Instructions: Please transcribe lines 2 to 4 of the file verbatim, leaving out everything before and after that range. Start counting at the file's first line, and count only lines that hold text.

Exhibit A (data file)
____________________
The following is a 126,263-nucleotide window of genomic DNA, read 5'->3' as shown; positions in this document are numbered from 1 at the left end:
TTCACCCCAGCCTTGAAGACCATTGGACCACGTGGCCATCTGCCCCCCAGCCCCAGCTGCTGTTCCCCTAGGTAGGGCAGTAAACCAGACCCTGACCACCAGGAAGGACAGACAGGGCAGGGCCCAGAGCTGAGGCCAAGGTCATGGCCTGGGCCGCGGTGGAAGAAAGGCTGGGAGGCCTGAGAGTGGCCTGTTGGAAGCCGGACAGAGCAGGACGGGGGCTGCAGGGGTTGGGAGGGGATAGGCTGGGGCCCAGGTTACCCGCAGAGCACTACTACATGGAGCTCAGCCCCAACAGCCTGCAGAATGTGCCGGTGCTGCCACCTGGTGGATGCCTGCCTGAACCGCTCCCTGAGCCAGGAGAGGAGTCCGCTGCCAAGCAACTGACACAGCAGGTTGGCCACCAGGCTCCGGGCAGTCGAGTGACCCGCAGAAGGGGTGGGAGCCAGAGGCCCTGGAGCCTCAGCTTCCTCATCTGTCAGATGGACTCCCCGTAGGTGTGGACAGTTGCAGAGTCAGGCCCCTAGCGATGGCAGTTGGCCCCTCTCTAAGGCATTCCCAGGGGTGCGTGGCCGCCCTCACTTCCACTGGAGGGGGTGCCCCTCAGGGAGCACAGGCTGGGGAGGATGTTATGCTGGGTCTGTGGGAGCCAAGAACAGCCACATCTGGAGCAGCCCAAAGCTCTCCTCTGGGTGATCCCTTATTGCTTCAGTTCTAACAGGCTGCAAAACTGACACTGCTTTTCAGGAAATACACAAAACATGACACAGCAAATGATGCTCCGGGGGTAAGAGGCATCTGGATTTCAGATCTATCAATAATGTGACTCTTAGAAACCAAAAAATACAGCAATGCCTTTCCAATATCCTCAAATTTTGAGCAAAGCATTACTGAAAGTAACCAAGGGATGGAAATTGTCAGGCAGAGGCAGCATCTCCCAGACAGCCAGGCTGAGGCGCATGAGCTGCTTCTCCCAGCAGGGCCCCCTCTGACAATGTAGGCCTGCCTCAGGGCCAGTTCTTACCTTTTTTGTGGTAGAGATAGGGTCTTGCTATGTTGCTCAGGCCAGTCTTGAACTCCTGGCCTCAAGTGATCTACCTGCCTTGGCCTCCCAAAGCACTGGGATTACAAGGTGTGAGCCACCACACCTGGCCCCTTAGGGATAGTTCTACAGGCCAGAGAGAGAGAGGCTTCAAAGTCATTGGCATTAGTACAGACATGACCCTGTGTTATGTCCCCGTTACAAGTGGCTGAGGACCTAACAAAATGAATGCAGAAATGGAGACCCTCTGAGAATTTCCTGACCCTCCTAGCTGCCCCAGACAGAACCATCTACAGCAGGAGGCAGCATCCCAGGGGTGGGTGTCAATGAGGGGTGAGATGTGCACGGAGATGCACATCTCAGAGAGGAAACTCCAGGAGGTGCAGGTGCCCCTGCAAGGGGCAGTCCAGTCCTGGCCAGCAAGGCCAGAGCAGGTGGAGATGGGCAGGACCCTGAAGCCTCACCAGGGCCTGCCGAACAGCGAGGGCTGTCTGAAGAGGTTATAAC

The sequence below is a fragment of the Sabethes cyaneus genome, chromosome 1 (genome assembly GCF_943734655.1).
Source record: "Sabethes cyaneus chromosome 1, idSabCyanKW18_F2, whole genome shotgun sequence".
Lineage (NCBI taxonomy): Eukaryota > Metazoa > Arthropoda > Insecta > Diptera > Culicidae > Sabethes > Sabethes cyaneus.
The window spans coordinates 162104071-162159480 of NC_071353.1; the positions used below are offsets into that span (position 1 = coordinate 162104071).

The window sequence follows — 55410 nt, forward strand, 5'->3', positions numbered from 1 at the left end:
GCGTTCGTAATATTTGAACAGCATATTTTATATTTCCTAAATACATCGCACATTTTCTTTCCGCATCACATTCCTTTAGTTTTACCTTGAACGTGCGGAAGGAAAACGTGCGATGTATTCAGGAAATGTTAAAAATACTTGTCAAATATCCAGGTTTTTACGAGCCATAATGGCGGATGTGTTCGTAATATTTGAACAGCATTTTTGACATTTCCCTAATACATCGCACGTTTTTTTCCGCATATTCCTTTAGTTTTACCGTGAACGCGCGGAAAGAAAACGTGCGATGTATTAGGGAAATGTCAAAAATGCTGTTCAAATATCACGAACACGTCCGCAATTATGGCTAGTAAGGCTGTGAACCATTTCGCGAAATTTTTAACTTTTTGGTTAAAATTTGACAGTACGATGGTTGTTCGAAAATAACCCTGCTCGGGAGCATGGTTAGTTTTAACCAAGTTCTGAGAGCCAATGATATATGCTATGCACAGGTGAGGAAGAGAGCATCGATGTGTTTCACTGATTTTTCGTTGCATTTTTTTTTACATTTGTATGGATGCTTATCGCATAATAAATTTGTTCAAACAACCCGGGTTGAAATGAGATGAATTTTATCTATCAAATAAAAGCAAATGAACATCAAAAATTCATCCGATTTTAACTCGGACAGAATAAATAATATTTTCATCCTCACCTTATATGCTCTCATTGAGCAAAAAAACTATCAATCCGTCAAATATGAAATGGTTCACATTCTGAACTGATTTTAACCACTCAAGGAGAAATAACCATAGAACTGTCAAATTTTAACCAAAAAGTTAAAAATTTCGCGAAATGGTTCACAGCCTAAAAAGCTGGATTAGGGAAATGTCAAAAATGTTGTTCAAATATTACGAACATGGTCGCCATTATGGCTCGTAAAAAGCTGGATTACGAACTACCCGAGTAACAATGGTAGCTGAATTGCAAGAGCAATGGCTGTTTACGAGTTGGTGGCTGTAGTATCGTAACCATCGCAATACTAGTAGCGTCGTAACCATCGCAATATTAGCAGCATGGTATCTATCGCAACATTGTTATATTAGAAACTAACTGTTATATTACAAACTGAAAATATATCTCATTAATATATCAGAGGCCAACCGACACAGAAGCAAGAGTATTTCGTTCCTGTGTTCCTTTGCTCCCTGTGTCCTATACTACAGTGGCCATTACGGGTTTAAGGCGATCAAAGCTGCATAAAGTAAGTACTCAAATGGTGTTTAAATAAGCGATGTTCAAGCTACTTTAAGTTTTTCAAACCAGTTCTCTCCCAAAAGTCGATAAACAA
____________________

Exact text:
TTCACCCCAGCCTTGAAGACCATTGGACCACGTGGCCATCTGCCCCCCAGCCCCAGCTGCTGTTCCCCTAGGTAGGGCAGTAAACCAGACCCTGACCACCAGGAAGGACAGACAGGGCAGGGCCCAGAGCTGAGGCCAAGGTCATGGCCTGGGCCGCGGTGGAAGAAAGGCTGGGAGGCCTGAGAGTGGCCTGTTGGAAGCCGGACAGAGCAGGACGGGGGCTGCAGGGGTTGGGAGGGGATAGGCTGGGGCCCAGGTTACCCGCAGAGCACTACTACATGGAGCTCAGCCCCAACAGCCTGCAGAATGTGCCGGTGCTGCCACCTGGTGGATGCCTGCCTGAACCGCTCCCTGAGCCAGGAGAGGAGTCCGCTGCCAAGCAACTGACACAGCAGGTTGGCCACCAGGCTCCGGGCAGTCGAGTGACCCGCAGAAGGGGTGGGAGCCAGAGGCCCTGGAGCCTCAGCTTCCTCATCTGTCAGATGGACTCCCCGTAGGTGTGGACAGTTGCAGAGTCAGGCCCCTAGCGATGGCAGTTGGCCCCTCTCTAAGGCATTCCCAGGGGTGCGTGGCCGCCCTCACTTCCACTGGAGGGGGTGCCCCTCAGGGAGCACAGGCTGGGGAGGATGTTATGCTGGGTCTGTGGGAGCCAAGAACAGCCACATCTGGAGCAGCCCAAAGCTCTCCTCTGGGTGATCCCTTATTGCTTCAGTTCTAACAGGCTGCAAAACTGACACTGCTTTTCAGGAAATACACAAAACATGACACAGCAAATGATGCTCCGGGGGTAAGAGGCATCTGGATTTCAGATCTATCAATAATGTGACTCTTAGAAACCAAAAAATACAGCAATGCCTTTCCAATATCCTCAAATTTTGAGCAAAGCATTACTGAAAGTAACCAAGGGATGGAAATTGTCAGGCAGAGGCAGCATCTCCCAGACAGCCAGGCTGAGGCGCATGAGCTGCTTCTCCCAGCAGGGCCCCCTCTGACAATGTAGGCCTGCCTCAGGGCCAGTTCTTACCTTTTTTGTGGTAGAGATAGGGTCTTGCTATGTTGCTCAGGCCAGTCTTGAACTCCTGGCCTCAAGTGATCTACCTGCCTTGGCCTCCCAAAGCACTGGGATTACAAGGTGTGAGCCACCACACCTGGCCCCTTAGGGATAGTTCTACAGGCCAGAGAGAGAGAGGCTTCAAAGTCATTGGCATTAGTACAGACATGACCCTGTGTTATGTCCCCGTTACAAGTGGCTGAGGACCTAACAAAATGAATGCAGAAATGGAGACCCTCTGAGAATTTCCTGACCCTCCTAGCTGCCCCAGACAGAACCATCTACAGCAGGAGGCAGCATCCCAGGGGTGGGTGTCAATGAGGGGTGAGATGTGCACGGAGATGCACATCTCAGAGAGGAAACTCCAGGAGGTGCAGGTGCCCCTGCAAGGGGCAGTCCAGTCCTGGCCAGCAAGGCCAGAGCAGGTGGAGATGGGCAGGACCCTGAAGCCTCACCAGGGCCTGCCGAACAGCGAGGGCTGTCTGAAGAGGTTATAAC

The sequence below is a fragment of the Sabethes cyaneus genome, chromosome 1 (genome assembly GCF_943734655.1).
Source record: "Sabethes cyaneus chromosome 1, idSabCyanKW18_F2, whole genome shotgun sequence".